There’s a lot of people who think information on a website below the 600px height (aka “the fold”) is as good as gone. That simply isn’t the case, and I should know. I’m a copyright notice.
Ever since the first person wrote something online they thought was worthy of a copyright notice, I’ve lived here, far below the fold.
Over the years, I’ve seen a lot of changes in web design. Some come and go. Others rise and fall, only to rise again in popularity. Perhaps my favorite is the (silly) concept of “the fold.”
A nod to the newspaper days of old, “above the fold” refers to the location of an important news story or a visually appealing photograph on the upper half of the front page of a newspaper. In web design terms, it usually refers to the first 600px of vertical space: what you see before scrolling down.
I hear clients and agencies talk about those of us living “below the fold” all the time. The conversation usually goes something like this:
Agency: “Here’s the website comp. Isn’t it awesome!”
Client: “Where’s the fold?”
Agency: <turns on the guides/rulers> “Right here.”
Client: “Hmm, yeah, we’re going to need those articles, these links, and these 6 images to be above the fold.”
And just like that, there goes any sense of user experience, readability, and storytelling. :(
The path to the prize
I’m not saying the fold doesn’t matter at all. Designers simply need to think more in terms of “the prize” (what you want your readers to get out of the page), and worry less about arbitrary vertical space.
Back when my copyright date was young, everyone sort of agreed that “the prize” should be at the very top. Everything below that was pretty much wasted space.
The internet was slow, and everyone had clunky mousewheels that took forever to scroll to the bottom of a page. Scrolling was a chore.
Now we’ve got broadband speeds everywhere, touch screens galor, and more intuitive OS interfaces, scrolling is just more fun (gives me hope).
These days, USING the scroll to build value and tell your story before getting to the prize can pay off by creating a unique user experience for your readers.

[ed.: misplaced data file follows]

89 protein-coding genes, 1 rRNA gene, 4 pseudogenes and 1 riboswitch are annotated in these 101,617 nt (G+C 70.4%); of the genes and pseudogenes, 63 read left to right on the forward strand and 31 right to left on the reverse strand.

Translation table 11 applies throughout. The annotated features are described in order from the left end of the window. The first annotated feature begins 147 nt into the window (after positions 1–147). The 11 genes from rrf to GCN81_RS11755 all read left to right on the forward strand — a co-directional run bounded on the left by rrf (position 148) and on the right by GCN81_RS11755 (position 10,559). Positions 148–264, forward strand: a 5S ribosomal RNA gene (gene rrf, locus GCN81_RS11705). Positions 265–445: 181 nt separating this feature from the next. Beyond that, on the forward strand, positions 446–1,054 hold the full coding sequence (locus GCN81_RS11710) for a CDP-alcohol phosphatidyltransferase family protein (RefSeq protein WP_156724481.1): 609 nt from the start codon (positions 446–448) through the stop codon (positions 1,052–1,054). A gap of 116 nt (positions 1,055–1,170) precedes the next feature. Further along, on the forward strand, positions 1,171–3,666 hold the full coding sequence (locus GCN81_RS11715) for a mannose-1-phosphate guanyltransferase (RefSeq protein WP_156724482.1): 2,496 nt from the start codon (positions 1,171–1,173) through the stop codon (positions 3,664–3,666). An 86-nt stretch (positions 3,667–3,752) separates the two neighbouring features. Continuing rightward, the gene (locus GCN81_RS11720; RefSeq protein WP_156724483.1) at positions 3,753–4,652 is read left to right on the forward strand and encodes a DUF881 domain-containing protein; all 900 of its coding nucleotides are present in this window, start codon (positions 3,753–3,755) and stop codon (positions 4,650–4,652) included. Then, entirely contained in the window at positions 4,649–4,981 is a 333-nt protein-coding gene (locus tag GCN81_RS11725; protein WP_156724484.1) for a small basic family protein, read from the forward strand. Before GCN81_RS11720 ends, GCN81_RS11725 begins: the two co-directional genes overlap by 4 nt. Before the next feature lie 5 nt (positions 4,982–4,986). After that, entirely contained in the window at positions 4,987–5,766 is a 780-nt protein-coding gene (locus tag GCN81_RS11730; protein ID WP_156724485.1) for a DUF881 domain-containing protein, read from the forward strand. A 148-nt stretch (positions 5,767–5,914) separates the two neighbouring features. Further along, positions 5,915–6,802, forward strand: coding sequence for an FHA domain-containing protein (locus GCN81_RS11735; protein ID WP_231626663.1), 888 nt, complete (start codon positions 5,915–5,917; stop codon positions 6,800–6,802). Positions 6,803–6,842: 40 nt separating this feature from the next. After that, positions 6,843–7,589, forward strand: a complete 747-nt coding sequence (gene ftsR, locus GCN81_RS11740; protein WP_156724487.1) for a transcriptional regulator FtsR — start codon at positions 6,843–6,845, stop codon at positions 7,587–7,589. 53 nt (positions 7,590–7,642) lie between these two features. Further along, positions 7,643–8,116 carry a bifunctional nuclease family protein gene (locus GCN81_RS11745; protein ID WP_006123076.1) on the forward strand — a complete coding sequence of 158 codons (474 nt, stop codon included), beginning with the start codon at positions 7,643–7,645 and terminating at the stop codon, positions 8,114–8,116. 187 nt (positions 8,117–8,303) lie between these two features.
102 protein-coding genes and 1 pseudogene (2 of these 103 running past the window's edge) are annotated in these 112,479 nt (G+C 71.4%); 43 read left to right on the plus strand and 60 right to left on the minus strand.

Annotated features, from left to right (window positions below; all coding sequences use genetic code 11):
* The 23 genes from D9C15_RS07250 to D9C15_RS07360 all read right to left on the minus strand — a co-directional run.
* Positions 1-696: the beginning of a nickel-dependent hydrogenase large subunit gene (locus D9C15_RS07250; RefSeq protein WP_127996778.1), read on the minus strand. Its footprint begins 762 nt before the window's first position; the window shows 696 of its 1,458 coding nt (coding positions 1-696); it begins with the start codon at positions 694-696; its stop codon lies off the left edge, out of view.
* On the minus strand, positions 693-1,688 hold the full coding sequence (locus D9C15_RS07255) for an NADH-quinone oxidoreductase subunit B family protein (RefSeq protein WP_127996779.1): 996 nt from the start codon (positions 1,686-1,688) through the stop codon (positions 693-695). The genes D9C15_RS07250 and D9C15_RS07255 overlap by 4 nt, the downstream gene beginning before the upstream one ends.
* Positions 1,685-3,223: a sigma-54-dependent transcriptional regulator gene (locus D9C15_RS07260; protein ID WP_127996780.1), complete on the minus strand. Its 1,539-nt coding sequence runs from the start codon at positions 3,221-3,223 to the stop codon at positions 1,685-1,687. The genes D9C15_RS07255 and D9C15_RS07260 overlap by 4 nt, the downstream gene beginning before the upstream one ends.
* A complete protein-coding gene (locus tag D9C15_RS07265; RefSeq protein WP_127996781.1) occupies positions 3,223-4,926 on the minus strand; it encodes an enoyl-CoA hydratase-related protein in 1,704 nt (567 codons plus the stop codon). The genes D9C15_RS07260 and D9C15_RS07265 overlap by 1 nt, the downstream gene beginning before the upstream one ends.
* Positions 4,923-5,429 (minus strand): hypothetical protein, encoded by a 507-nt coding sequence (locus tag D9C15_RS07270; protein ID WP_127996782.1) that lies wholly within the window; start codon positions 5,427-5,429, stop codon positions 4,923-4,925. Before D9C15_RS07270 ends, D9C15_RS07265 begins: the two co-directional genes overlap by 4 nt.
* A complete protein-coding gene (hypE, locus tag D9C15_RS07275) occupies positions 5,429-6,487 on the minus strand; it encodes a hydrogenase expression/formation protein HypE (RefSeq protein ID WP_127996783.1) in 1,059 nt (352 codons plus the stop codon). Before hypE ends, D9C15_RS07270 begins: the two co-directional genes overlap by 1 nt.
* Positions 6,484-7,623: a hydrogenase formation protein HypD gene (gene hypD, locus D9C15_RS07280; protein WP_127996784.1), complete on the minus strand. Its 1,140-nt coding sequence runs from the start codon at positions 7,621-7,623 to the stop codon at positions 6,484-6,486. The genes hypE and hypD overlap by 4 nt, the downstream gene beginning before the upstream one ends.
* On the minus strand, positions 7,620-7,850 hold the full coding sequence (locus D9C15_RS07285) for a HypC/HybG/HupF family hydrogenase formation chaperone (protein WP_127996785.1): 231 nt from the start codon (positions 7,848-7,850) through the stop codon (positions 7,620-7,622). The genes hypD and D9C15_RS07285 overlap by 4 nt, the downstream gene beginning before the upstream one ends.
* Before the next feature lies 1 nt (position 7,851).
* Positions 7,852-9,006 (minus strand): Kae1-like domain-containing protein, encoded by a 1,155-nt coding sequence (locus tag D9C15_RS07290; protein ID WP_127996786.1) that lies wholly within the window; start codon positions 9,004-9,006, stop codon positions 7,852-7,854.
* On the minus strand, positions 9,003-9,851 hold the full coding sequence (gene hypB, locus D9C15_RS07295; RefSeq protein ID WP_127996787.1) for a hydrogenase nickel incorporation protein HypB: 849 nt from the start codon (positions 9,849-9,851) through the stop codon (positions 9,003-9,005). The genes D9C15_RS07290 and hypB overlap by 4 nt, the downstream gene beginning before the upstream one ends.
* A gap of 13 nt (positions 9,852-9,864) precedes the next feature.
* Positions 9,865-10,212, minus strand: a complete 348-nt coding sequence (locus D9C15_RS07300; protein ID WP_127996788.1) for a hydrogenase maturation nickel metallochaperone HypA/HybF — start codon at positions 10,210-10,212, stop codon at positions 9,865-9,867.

So, the first 600px still matter. They just aren’t the prize. They make the promise of a prize.
Don’t take my word for it.
What do I know. I’m just a copyright notice. Some really smart people did some research, and turned up these results:
- ClickTale found people used the scrollbar on 76% of the pages, with 22% being scrolled all the way to the bottom regardless of the length of the page. That said, it’s clear that page top is still your most valuable screen estate.
- Jakob Nielsen’s eye-tracking studies show people DO scroll down, though they focus their attention above the fold initially.
- Milissa Tarquini found that the most clicked link on the AOL homepage is at the very bottom (next to me).
- Eye-tracking by CX Partners confirms people do scroll if certain design guidelines are followed.
- Jared Spool’s usability tests from 1998 tell us that, even though people say they don’t like to scroll, they are willing to do so. Moreover, longer and scrollable pages even worked better for users.
- SURL conducted another usability study, confirming people find both scrolling on search results pages and regular web pages “natural.”
- More recently, check out this article on the community-contributed blog, Cometrics.
Perhaps a little less scientific, it’s worth mentioning that in July 2011, Apple removed the scrollbar from Mac OS X. That pretty clearly illustrates that even the usability experts at Apple believe that people are SO familiar with scrolling, they don’t even need a visual cue for it.
According to the Neilsen Norman Group, user scrolling vs attention follows one of the two behaviors illustrated in the following gaze plots:
So, give the fold the finger!
The web is filled with boring websites with boring layouts (big header with call-to-action, 1/4 sidebar, footer with useless stuff in it). Don’t blindly follow layout “rules”. Challenge them to the delight of your audience.
I’ll be here, at the very bottom of the page, watching. ;)
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